Reports from Italy's training camp in Guateng suggest that Marcello Lippi is weighing up two options in terms of formation for the azzurri's match against Paraguay, but neither would entail a meaningful departure from how the team has been recently taking shape in the absence of Andrea Pirlo.
Above: Figure 1: Italy's 4-2-3-1 is apparent and defined but ill-suited to Marchisio's box-to-box game. As such, the azzurri's articulation when approaching the final third is likely to become less fluid. The yellow lines represent the adoption of defensive positioning.
It would appear that despite the less-than-convincing performances in the friendly games versus Mexico and Switzerland, Lippi is keeping faith with the 4-2-3-1 that sees Juventus' box-to-box midfielder Claudio Marchisio improvised in the treqartista role.
But Italy have also been rehearsing movements in an alternative system that can best be described (and has been by Gazzetta dello Sport) as a hybrid 4-4-2/4-3-3 and which restores Marchisio to something of a more natural role at interior-left in a tight bank of three which promptly becomes a four in the defensive phase due to Simone Pepe (or Mauro Camoranesi) being entrusted with a 'tornante' role at wide-right midfield.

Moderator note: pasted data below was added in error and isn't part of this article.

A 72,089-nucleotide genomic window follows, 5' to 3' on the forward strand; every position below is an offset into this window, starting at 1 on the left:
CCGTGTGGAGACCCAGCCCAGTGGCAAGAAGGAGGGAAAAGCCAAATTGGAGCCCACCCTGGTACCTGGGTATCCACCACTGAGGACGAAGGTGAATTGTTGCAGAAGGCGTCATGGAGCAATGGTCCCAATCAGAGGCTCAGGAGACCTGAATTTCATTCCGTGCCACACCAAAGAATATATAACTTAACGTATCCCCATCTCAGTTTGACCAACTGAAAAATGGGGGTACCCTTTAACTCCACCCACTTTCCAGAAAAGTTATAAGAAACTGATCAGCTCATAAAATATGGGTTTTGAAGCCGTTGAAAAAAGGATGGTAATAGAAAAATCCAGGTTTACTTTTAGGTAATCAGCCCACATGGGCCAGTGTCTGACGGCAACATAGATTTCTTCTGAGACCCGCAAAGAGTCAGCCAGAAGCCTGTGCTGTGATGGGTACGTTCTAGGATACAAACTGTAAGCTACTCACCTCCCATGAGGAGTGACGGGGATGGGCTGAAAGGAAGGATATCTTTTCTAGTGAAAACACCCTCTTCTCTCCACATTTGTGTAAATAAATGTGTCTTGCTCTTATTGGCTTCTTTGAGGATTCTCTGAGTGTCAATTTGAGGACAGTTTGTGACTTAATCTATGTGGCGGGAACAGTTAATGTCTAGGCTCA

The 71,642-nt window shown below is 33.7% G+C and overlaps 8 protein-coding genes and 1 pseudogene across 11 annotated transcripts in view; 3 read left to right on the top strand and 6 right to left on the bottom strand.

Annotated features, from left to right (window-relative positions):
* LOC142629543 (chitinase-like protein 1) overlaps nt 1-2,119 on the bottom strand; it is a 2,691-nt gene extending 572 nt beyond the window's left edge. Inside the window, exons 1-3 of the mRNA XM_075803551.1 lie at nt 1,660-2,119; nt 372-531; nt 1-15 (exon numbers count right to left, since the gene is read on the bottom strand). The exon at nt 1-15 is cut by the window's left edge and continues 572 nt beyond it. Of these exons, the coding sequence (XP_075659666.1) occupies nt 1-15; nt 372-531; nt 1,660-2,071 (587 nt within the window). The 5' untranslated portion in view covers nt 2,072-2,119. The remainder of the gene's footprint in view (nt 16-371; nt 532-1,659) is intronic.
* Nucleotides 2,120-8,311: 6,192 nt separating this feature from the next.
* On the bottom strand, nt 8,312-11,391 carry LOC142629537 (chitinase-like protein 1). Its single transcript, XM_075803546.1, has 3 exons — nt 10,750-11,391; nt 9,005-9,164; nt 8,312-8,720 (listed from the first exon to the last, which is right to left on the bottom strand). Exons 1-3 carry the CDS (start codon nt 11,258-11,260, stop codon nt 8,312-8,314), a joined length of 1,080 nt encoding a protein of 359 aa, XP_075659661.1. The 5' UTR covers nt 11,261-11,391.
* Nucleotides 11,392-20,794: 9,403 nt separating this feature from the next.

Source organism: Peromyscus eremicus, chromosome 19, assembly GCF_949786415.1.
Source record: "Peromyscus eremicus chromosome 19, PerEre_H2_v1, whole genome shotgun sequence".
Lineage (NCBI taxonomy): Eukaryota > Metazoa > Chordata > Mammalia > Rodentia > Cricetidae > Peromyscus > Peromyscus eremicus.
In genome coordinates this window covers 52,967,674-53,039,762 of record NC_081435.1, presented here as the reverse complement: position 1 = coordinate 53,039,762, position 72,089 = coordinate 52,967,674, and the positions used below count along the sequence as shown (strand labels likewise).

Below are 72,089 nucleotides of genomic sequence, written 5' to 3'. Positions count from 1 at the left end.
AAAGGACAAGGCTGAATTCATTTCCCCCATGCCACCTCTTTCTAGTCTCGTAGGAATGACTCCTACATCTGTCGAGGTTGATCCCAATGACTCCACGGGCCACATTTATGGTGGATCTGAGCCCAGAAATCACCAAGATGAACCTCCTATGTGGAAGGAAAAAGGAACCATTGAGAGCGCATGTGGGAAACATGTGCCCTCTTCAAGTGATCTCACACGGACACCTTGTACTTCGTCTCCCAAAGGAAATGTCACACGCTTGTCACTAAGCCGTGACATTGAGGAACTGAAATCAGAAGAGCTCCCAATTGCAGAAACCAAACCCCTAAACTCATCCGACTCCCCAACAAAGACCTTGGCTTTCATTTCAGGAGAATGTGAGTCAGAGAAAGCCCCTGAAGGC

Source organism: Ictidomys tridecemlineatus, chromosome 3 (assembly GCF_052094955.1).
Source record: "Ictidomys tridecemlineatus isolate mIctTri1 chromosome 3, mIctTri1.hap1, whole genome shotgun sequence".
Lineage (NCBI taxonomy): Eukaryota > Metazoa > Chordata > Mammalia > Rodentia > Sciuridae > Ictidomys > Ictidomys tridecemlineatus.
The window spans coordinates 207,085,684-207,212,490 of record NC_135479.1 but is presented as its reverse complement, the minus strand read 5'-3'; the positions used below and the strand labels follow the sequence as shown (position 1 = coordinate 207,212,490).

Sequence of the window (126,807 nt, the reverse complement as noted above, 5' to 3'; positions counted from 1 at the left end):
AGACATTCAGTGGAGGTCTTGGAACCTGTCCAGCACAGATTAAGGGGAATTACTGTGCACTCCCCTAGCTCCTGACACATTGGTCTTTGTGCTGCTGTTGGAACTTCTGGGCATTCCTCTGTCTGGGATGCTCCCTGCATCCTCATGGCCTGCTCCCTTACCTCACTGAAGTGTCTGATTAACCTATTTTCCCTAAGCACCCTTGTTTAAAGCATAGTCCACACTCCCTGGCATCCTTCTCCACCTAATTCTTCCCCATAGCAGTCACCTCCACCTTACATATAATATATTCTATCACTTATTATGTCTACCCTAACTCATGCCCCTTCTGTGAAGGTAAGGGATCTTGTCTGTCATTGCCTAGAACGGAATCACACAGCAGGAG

A knock-on effect of this synchronisation is that Italy's left-sided attacking player (either Iaquinta or Di Natale) will be freed from most defensive duties beyond pressing the opposing right-back and may even be free to float all across the front line in channels not occupied by centre-forward Gilardino.
To my mind, Lippi's entertaining of this modification points to his common sense since the second formation simply adjusts to the natural characteristics of the human material available - or, if you prefer, the players' natural tendencies have ended up tilting the formation away from a 'square-pegs-in-round-holes' scenario and the coach has dutifully gone about formalising this osmosis, tidying things up here and there and organising the team for the defensive phase.
Above Right: Figure 2. A more cohesive shape, given the personel at hand. Di Natale (or Iaquinta) theoretically benefits from his resulting proximity to goal. The defensive phase sees two deeper banks of four being adopted.